A couple of weeks ago we wrote about Treasuries breaking new ground and the potential for them to go higher as higher inflation expectations gathered pace. Our main concern at the time was for the move happening quickly and it feeding into risk assets. Unfortunately this is exactly what has happened, with 10 year Treasuries first breaking the technical level of 1.20 then hitting 1.30, 1.40, 1.50 and even touching 1.60 very briefly overnight before settling in high 1.40s this morning. As we mentioned before we do think the move is justified given the very bullish economic outlook and the possibility of some inflation in 2022 and beyond.
When the source of market risk comes from rates, we often see a breakdown in normal market correlations and a sell off in risk assets, which is hard to comprehend given that it’s a bullish outlook that started the problem. These types of sell offs in risk can feel very uncomfortable and that is exactly what we are experiencing now. Some might say it’s a well needed pull back and the time to reflect on valuations, so maybe not unhealthy, but the correlation breakdown is unhealthy and the longer it goes on the worse it feels. The good news is that these breakdowns do not last long, but they can cause valuation damage while they persist.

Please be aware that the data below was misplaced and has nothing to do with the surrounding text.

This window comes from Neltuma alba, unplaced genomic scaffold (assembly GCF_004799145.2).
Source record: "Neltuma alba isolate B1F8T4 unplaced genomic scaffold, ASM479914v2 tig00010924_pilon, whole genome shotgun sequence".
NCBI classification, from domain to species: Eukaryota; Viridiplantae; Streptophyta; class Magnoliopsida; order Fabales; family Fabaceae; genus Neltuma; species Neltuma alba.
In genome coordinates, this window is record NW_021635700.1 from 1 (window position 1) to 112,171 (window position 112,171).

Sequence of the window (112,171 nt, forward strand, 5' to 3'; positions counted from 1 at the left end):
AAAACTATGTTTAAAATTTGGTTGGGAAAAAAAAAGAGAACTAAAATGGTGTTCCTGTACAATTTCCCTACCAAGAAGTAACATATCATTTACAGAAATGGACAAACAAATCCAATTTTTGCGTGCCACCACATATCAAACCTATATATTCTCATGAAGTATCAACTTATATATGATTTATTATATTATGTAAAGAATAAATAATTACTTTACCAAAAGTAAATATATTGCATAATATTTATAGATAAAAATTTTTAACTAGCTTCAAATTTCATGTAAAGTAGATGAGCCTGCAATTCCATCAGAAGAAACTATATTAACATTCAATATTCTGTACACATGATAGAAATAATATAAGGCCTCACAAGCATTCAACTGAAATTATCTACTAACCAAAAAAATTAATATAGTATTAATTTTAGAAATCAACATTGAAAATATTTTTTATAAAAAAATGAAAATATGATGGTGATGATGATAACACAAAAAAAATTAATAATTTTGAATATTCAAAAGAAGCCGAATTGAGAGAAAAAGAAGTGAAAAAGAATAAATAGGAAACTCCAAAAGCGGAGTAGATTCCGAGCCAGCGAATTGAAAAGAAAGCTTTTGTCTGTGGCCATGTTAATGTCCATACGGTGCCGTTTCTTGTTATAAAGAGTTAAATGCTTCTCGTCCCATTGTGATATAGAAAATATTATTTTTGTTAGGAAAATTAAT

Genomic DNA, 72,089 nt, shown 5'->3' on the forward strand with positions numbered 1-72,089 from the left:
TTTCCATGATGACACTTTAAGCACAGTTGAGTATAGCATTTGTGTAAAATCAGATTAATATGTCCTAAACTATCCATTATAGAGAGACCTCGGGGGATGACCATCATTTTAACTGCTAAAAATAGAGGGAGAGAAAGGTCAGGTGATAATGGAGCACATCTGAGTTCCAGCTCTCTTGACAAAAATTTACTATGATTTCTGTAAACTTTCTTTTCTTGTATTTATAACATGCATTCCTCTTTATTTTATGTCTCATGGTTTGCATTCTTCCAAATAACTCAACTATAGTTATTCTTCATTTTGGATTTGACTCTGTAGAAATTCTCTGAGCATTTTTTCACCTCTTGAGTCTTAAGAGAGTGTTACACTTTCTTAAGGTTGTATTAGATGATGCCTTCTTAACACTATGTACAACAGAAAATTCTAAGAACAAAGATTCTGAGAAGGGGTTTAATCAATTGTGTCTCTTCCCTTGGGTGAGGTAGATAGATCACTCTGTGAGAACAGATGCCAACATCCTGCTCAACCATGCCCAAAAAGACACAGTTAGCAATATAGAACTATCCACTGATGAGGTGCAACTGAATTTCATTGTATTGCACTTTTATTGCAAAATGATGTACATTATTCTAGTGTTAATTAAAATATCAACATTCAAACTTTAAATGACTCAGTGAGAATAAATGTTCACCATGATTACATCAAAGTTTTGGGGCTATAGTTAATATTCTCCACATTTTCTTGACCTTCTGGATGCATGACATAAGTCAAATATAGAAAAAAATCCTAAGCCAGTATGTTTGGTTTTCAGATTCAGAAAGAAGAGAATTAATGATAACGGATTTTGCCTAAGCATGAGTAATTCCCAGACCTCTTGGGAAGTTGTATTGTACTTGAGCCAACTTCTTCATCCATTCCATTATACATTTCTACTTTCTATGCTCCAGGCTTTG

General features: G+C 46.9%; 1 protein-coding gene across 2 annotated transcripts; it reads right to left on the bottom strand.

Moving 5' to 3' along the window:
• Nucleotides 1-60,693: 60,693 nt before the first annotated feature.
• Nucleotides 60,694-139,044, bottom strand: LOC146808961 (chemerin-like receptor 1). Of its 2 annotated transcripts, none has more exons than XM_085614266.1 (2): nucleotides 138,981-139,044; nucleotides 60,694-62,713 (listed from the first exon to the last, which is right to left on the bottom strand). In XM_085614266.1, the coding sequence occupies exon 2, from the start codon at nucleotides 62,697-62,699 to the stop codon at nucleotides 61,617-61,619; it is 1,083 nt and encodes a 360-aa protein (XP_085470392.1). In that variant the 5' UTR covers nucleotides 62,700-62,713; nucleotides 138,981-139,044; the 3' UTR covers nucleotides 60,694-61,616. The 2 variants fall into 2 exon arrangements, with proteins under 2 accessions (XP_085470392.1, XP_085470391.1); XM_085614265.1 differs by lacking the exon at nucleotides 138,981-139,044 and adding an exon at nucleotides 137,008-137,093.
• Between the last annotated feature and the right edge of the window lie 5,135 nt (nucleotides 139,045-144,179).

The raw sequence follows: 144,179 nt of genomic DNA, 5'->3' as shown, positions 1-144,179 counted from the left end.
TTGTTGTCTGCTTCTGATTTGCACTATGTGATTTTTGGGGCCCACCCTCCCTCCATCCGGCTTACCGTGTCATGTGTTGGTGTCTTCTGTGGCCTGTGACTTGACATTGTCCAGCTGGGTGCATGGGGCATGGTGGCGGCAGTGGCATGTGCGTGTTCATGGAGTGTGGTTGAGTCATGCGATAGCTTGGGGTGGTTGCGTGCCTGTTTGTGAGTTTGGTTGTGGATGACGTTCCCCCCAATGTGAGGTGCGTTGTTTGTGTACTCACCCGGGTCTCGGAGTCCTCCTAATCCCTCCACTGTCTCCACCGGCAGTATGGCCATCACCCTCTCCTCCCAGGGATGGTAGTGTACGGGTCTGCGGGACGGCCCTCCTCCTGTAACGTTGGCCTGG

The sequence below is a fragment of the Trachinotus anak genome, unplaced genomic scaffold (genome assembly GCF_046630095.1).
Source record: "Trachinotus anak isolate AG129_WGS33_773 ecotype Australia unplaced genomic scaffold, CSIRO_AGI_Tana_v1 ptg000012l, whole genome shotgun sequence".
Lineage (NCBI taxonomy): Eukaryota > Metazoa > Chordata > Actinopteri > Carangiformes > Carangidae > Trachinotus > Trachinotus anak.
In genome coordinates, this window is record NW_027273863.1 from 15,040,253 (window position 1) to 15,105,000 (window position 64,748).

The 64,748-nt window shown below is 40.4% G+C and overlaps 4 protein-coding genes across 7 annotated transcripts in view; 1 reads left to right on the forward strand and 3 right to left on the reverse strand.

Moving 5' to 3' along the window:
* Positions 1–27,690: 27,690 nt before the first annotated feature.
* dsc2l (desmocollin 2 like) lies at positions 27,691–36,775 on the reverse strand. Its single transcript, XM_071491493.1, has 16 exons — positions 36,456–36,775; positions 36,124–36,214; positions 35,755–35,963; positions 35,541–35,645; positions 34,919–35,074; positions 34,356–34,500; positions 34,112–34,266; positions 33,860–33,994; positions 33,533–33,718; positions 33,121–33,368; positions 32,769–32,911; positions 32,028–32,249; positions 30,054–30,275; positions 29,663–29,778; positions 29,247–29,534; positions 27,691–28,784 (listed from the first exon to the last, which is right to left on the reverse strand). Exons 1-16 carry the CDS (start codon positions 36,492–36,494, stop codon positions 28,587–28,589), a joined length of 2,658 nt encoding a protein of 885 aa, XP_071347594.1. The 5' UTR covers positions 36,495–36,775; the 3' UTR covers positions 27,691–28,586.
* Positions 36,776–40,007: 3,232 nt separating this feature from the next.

So how long will this one last ? Obviously this is hard to predict, but it does feel like the severity of the rates move has been high and like everything in this cycle, extremely rapid. It is also unwanted by policy makers as once the rates move spreads into risk assets it becomes a highly unwanted tightening of financial conditions. Consequently we can expect more aggressive notes and speeches by central bankers in the coming days. From a market value perspective we now have Treasury yields almost bang on our year end targets of 1.50 and 2.30 respectively for 10s and 30s, but we know markets tend to overshoot when we have periods like this, so we would not be surprised to see more pain, but that could be temporary.
In terms of catalysts to calm markets, specifically rates markets as the source of this turmoil, we do have the FOMC meeting next week which will be another opportunity for Chairman Powell to be firmer in his tone and reel yields back. Then on Friday we have the monthly non farm payrolls data release which should be supportive of Powell’s likely remarks on the job scene, but it is worth noting that February’s data is likely to be weather impacted.
Our best guess therefore is that we probably have a bit more pain to come but the authorities will be doing their best to avert this move and we can expect action now. In our opinion, from a positioning standpoint given the fundamental backdrop, unless one can be very nimble it is often best to sweat these periods out - or if cash is available, consider using them as an opportunity.